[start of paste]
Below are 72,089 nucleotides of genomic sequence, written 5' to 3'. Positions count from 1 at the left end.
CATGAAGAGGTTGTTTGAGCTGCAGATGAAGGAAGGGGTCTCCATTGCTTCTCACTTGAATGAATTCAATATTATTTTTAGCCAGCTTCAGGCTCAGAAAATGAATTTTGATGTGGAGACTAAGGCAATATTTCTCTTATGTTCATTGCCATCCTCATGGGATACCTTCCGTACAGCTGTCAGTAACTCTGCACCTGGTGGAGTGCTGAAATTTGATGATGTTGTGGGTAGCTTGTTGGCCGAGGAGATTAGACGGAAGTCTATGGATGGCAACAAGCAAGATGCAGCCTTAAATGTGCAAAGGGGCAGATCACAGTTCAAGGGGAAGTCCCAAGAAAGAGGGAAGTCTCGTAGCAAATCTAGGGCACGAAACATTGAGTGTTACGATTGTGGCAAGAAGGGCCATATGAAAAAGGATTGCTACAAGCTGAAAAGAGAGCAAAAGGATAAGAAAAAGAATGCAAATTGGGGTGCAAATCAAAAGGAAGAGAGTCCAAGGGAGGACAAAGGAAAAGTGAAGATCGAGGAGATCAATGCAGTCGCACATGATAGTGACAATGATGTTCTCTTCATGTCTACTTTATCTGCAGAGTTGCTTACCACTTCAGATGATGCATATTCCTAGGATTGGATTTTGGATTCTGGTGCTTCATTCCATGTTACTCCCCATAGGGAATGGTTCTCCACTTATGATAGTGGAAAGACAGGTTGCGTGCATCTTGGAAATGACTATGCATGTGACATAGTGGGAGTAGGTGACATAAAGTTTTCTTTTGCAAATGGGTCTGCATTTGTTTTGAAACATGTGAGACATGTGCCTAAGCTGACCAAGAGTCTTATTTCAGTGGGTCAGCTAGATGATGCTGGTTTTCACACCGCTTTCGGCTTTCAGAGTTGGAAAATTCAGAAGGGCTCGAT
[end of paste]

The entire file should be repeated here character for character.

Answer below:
Below are 72,089 nucleotides of genomic sequence, written 5' to 3'. Positions count from 1 at the left end.
CATGAAGAGGTTGTTTGAGCTGCAGATGAAGGAAGGGGTCTCCATTGCTTCTCACTTGAATGAATTCAATATTATTTTTAGCCAGCTTCAGGCTCAGAAAATGAATTTTGATGTGGAGACTAAGGCAATATTTCTCTTATGTTCATTGCCATCCTCATGGGATACCTTCCGTACAGCTGTCAGTAACTCTGCACCTGGTGGAGTGCTGAAATTTGATGATGTTGTGGGTAGCTTGTTGGCCGAGGAGATTAGACGGAAGTCTATGGATGGCAACAAGCAAGATGCAGCCTTAAATGTGCAAAGGGGCAGATCACAGTTCAAGGGGAAGTCCCAAGAAAGAGGGAAGTCTCGTAGCAAATCTAGGGCACGAAACATTGAGTGTTACGATTGTGGCAAGAAGGGCCATATGAAAAAGGATTGCTACAAGCTGAAAAGAGAGCAAAAGGATAAGAAAAAGAATGCAAATTGGGGTGCAAATCAAAAGGAAGAGAGTCCAAGGGAGGACAAAGGAAAAGTGAAGATCGAGGAGATCAATGCAGTCGCACATGATAGTGACAATGATGTTCTCTTCATGTCTACTTTATCTGCAGAGTTGCTTACCACTTCAGATGATGCATATTCCTAGGATTGGATTTTGGATTCTGGTGCTTCATTCCATGTTACTCCCCATAGGGAATGGTTCTCCACTTATGATAGTGGAAAGACAGGTTGCGTGCATCTTGGAAATGACTATGCATGTGACATAGTGGGAGTAGGTGACATAAAGTTTTCTTTTGCAAATGGGTCTGCATTTGTTTTGAAACATGTGAGACATGTGCCTAAGCTGACCAAGAGTCTTATTTCAGTGGGTCAGCTAGATGATGCTGGTTTTCACACCGCTTTCGGCTTTCAGAGTTGGAAAATTCAGAAGGGCTCGAT